Badger Nation's View from the Box

With Wisconsin's rebounding numbers down from a season ago and the killer instinct gone from its 31-win season, the Badgers are desperately missing a dominant presence in the paint to dictate the tempo, something fifth-year senior Brian Butch did to perfection.

MADISON – To reach the promise land, which could range from a conference championship to a Final Four birth, Wisconsin basketball requires a multitude of things to go right. There has to be presence in the post, leadership from its seniors and someone who rises to the occasion in clutch games and situations.

While there is a healthy dose of that among the 17 members of this year's Badger squad, there was always something that was missing, dating all the way back to when Wisconsin started the non-conference season.

And at forward for Wisconsin …. !

Wisconsin had its leaders in seniors Joe Krabbenhoft and Marcus Landry, guys that have been around the block numerous times in the conference, but Krabbenhoft is not a high scorer and Landry isn't much of a post player.

A 6-foot, 11-inch senior from Appleton, Wisconsin

Wisconsin has post talent in Keaton Nankivil, but the experience and size is just not there yet. If only the Badgers still had …

Number 32 … Briannnnnnn Buuuuutch

Ah yes, Brian Butch, as Wisconsin's Public Address announcer always so eloquently put it, was worth the high build up, as the now departed senior was something special for the Badgers, especially in his final two years.

The 32nd player in school history to surpass 1,000 points in his career and a first-team All-Big Ten player, Butch did everything the Badgers needed him to do. He could dominate in the post, his leadership skills were unquestioned and when his team needed him the most, he took his game to a new level.

Without question, Brian Butch is a player that Badgers would love to have prowling on the court for another year.

In leading Wisconsin to duel titles last season, Butch led Wisconsin in shooting 45.6 percent from the floor and averaging 12.4 points per game. But the stat that was the key to Wisconsin's success was Butch's rebounding, as he pulled down 77 offensive rebounds and averaged 6.6 rebounds per game.

Right now, the only player close is Krabbenhoft, who has pulled in 48 offensive boards and averages 6.1 rebounds per game.

With Butch in the paint, Wisconsin tied for first in rebounding defense in the conference last year (30.2 rebounds per game), fourth in total rebounds (35.9 per game), third in rebounding margin (plus 5.7 ratio) and first in field goal defense, as teams shot only 38.3 percent against the Badgers and the 6-foot-11 frame of Butch.

Without Butch to this point in the season, the Badgers are first in rebounding defense (28.6 rebounds per game), but are ninth in rebounds (31.3 per game), tenth in field goal defense (43.8 percent) and have a rebound margin of only plus 2.6.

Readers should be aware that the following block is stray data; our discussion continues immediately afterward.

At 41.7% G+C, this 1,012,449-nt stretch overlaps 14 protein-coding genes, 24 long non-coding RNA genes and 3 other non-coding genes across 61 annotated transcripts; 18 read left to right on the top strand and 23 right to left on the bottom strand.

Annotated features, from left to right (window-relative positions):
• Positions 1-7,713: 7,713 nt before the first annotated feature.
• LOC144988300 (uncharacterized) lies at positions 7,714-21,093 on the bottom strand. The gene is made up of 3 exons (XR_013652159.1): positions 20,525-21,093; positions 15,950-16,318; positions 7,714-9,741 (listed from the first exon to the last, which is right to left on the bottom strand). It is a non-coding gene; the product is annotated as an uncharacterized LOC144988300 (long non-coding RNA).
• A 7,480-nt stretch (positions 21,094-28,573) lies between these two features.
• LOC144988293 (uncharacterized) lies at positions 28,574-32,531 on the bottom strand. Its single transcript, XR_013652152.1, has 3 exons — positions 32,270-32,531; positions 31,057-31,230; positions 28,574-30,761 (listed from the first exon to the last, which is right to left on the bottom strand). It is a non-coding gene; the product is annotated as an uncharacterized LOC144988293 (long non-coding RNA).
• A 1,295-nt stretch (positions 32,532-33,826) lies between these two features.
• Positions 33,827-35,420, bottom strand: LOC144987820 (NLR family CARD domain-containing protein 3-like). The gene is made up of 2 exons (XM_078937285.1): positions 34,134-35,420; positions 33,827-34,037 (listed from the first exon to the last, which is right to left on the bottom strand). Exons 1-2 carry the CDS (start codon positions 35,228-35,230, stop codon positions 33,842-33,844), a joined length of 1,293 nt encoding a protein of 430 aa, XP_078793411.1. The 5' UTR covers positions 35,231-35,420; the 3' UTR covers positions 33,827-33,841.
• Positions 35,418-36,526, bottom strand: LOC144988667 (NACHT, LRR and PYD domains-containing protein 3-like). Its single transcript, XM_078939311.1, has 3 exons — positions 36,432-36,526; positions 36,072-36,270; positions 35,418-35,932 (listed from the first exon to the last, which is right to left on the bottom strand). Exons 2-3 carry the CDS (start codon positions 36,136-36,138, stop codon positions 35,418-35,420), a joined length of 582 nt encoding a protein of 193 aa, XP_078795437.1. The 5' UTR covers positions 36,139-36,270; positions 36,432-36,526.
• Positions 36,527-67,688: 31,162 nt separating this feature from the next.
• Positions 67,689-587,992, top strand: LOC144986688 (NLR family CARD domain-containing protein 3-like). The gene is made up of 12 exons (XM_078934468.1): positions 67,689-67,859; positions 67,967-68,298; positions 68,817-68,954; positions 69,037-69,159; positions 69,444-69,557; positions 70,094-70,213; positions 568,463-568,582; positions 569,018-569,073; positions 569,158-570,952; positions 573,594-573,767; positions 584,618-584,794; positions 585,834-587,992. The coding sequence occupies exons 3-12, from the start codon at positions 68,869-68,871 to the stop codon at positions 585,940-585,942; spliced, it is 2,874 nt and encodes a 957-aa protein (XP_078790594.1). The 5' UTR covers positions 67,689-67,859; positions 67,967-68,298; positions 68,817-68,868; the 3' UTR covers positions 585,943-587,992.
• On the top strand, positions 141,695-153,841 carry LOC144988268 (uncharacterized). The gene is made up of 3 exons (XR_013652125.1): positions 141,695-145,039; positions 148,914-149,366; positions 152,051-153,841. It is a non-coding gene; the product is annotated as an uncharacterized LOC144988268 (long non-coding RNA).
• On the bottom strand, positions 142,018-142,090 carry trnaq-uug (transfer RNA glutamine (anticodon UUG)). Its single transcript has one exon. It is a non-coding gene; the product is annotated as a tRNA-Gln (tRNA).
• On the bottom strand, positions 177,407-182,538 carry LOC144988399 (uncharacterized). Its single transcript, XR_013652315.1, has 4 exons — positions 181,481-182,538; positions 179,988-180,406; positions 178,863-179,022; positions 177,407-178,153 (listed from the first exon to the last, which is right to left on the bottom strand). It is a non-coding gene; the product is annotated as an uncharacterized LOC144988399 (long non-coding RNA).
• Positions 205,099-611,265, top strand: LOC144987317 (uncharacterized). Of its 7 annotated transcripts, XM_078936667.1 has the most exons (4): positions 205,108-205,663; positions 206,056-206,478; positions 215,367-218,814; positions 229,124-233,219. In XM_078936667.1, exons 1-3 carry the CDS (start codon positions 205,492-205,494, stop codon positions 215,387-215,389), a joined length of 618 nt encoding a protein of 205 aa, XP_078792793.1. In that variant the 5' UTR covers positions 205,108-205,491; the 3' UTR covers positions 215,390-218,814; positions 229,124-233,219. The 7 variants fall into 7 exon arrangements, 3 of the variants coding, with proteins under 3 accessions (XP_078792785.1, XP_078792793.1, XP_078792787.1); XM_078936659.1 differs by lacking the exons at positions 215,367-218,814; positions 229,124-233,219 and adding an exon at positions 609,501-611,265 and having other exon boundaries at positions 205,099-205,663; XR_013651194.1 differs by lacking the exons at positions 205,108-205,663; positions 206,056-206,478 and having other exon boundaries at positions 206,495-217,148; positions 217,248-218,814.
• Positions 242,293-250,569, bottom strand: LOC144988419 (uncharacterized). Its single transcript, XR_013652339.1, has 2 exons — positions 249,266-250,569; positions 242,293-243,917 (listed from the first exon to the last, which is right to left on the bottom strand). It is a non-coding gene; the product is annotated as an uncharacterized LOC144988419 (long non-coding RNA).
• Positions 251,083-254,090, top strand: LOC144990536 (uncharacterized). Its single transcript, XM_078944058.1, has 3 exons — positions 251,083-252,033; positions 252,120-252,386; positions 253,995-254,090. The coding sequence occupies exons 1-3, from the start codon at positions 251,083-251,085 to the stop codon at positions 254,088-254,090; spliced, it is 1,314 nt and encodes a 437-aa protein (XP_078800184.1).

In 27 games, the Badgers have been out scored 11 times in the paint and have been crushed by post players JuJuan Johnson (20 points) and were bullied by fifth-year season Goran Suton in the second half on Sunday, as he scored 12 points to help Michigan State erase a double-digit deficit and caused Wisconsin head coach Bo Ryan to candidly say that the Badgers needed a more physical presence inside.

In Butch's tenure, the Badgers never lost more than four consecutive games, as his leadership was unquestioned on the court and in the locker room. One year later, the Badgers lost six consecutive games for the first time since 1998 and didn't get out of its funk until the team was dealt an emotional, fiery speech attacking the team's lack of leadership.

The speech wasn't dealt by a player or by Ryan, but by associate head coach Greg Gard, as the usually mild-mannered coach was apparently tired of Badgers pointing fingers.

"Coach's speech made us want to pay attention to what we were doing and take a second look at ourselves," said junior guard Jason Bohannon. "He was tired of us putting the struggles on other people."

But as good as Butch was at rebounding and leadership, he was even better in the clutch. When No.2 Pittsburgh came to Madison during his junior year, Butch scored a career-high 27 points in front of a national audience to prove the Badgers were for real.

While fans remember senior Michael Flowers beating No.9 Texas with a three-pointer in Austin, people are quick to forget that the Badgers wouldn't have even been in that possession without Butch's 21 points and 11 rebounds.

Desperate for his team to get back into the Big Ten title race, Butch hit the biggest shot of his career when he banked in a three-pointer with 4.5 seconds left to win 68-66 at Indiana.

The list goes on (20 points at Northwestern to win the Big Ten outright, 19 points against Michigan State in the Big Ten Tournament to help UW erase a 12 point deficit) and the fact that the Badgers have lost seven games where they had the lead in the final minutes of regulation is proof that Wisconsin is lacking that ultimate closer.

One year removed from his tenure from Wisconsin, Butch is the John Stocco of basketball … somebody the fans and the program don't truly appreciate until after they are gone.

Although the Badgers are primed to be back in the field of 64, life just isn't the same without the Polar Bear roaming the court.

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